Tuesday, August 18, 2009

Album Review: Wilco (The Album)

Requester: EAN

I am such an overachiever! I promised my review of Wilco (The Album) tomorrow, but you’re getting it today! Let’s ignore the part where it took me about a month to actually get around to this. Now, I’m spoiling you all with this review because I’m going to actually use italics to differentiate the album title from the band name. I don’t really use italics in my posts because I find it unnecessary, but since the artist and album in this review share a name, I suppose I’ll use italics to make this post clear and simple.

Clear and simple you say? Why, that’s practically a segue into this review. Indeed, I would describe Wilco (The Album) as an exercise in elegant simplicity. Most of the tracks on this disc have a minimalistic arrangement. Long-time fans of the band might be a bit put off since the sound on this disc might not be as outwardly experimental and dissonant as previous efforts. However, I found the simplicity engaging. By stripping down the songs, Wilco has made it easy to tap into basic human emotions, in some cases on a surprisingly powerful level.

You and I is a lovely duet between lead singer Jeff Tweedy and Feist, which details two lovers trying to keep their relationship alive. It’s very basic in its construction, but the two singers give very honest vocal performances that elevate the material. Solitaire is probably the mellowest song on the CD, yet it manages to create a mood that reminds me of the very excellent Bon Iver CD from last year. As Tweedy sings, “It took too long to see I was wrong to believe in me,” the simple sorrow of the track washes over you.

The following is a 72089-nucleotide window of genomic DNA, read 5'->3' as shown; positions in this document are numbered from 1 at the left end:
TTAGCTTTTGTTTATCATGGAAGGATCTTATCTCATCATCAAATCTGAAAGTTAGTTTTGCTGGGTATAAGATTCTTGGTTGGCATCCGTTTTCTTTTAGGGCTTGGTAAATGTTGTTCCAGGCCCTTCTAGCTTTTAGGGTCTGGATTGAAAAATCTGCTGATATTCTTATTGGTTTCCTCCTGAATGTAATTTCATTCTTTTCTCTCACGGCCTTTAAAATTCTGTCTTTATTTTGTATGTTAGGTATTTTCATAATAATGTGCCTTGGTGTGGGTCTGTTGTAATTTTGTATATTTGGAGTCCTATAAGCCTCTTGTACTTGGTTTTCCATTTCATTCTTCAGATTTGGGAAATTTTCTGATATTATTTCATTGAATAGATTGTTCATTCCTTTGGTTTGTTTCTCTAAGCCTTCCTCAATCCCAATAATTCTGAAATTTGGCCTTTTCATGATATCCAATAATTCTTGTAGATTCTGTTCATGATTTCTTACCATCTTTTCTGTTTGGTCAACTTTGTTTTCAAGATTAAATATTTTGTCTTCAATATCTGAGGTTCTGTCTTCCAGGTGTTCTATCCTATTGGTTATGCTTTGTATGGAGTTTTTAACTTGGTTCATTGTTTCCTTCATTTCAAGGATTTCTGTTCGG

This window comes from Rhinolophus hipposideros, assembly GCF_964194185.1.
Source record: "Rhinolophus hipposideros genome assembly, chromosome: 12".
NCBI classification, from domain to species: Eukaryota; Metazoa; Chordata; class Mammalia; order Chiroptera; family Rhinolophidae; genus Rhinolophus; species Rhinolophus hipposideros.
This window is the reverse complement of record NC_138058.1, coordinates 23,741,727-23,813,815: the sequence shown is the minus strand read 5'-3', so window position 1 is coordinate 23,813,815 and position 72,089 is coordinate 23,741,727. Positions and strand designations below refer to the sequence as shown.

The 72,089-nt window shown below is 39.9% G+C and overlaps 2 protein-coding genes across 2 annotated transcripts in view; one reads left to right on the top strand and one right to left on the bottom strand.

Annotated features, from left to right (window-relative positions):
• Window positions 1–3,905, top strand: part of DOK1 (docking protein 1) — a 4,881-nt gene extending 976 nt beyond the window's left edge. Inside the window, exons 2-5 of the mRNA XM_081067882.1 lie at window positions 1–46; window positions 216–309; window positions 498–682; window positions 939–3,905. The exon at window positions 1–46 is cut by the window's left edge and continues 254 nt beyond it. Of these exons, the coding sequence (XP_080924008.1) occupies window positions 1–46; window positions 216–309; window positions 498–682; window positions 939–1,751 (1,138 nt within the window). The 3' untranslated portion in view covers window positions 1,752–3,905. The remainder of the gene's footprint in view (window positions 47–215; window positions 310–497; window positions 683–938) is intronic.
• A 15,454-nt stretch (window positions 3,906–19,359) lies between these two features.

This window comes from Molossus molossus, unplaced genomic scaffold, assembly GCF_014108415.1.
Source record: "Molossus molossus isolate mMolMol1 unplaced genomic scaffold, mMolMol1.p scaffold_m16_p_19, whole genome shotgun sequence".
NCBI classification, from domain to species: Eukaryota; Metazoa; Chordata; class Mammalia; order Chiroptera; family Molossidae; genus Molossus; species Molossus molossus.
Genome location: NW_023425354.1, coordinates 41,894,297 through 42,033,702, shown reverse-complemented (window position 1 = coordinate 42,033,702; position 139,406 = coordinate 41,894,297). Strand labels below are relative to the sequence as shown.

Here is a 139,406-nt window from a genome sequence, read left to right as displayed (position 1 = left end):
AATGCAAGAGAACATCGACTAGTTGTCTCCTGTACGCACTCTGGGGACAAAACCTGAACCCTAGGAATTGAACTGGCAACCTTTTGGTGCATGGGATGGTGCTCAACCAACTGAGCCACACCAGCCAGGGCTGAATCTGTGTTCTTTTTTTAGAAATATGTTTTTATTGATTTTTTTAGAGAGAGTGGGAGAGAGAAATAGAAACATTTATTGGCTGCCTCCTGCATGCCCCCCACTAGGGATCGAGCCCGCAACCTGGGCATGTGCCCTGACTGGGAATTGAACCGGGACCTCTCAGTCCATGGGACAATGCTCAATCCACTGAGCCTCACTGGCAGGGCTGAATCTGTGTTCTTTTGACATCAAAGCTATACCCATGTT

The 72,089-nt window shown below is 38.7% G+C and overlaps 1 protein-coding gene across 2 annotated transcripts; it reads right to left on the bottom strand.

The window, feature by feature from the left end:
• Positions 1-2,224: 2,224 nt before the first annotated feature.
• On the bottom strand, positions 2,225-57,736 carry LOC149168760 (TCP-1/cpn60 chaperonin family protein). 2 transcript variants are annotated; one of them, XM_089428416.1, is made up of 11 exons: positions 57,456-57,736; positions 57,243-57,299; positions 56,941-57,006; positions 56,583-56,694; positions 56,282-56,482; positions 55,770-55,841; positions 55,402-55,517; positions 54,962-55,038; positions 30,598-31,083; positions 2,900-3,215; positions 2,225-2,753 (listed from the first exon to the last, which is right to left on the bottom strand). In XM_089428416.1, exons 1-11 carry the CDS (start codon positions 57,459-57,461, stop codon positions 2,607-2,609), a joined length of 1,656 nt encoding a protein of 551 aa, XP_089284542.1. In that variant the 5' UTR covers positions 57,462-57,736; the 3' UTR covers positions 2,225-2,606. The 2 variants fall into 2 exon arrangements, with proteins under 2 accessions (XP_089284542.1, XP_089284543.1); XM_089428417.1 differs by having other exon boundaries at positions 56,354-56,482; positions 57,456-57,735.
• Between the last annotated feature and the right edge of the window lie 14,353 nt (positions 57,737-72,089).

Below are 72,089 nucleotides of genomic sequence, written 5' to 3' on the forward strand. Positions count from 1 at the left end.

All that being said, there are some more adventurous tunes on the disc. Bull Black Nova has a pulsating beat that reminds me of the song Psycho Killer, by The Talking Heads. Fitting, considering Bull Black Nova is a song about a guy who kills his girlfriend. Deeper Down also takes things in a more electronic direction, which evokes the feeling of Radiohead’s most recent CD. However, in describing these songs, I think I’ve highlighted my biggest criticism of the album. The influences are too obvious. Most of the time I feel like I’m listening to a knock-off of a better artist. Granted, almost all of the songs are top-notch. Yet, I can’t shake that nagging feeling that originality is lacking on Wilco (The Album). Ironic, given the title.

The bottom line is that Wilco (The Album) is full of lovely, emotional songs that occasionally push for a more experimental vibe. However, when Wilco tries for something new, they tend to sound more like something old. My suggestion: Work harder on the ballads, because they seem more authentic.. Simple, no?

Rating: 3.5/5 stars

Savage Songs: You and I, Bull Black Nova, and Solitaire

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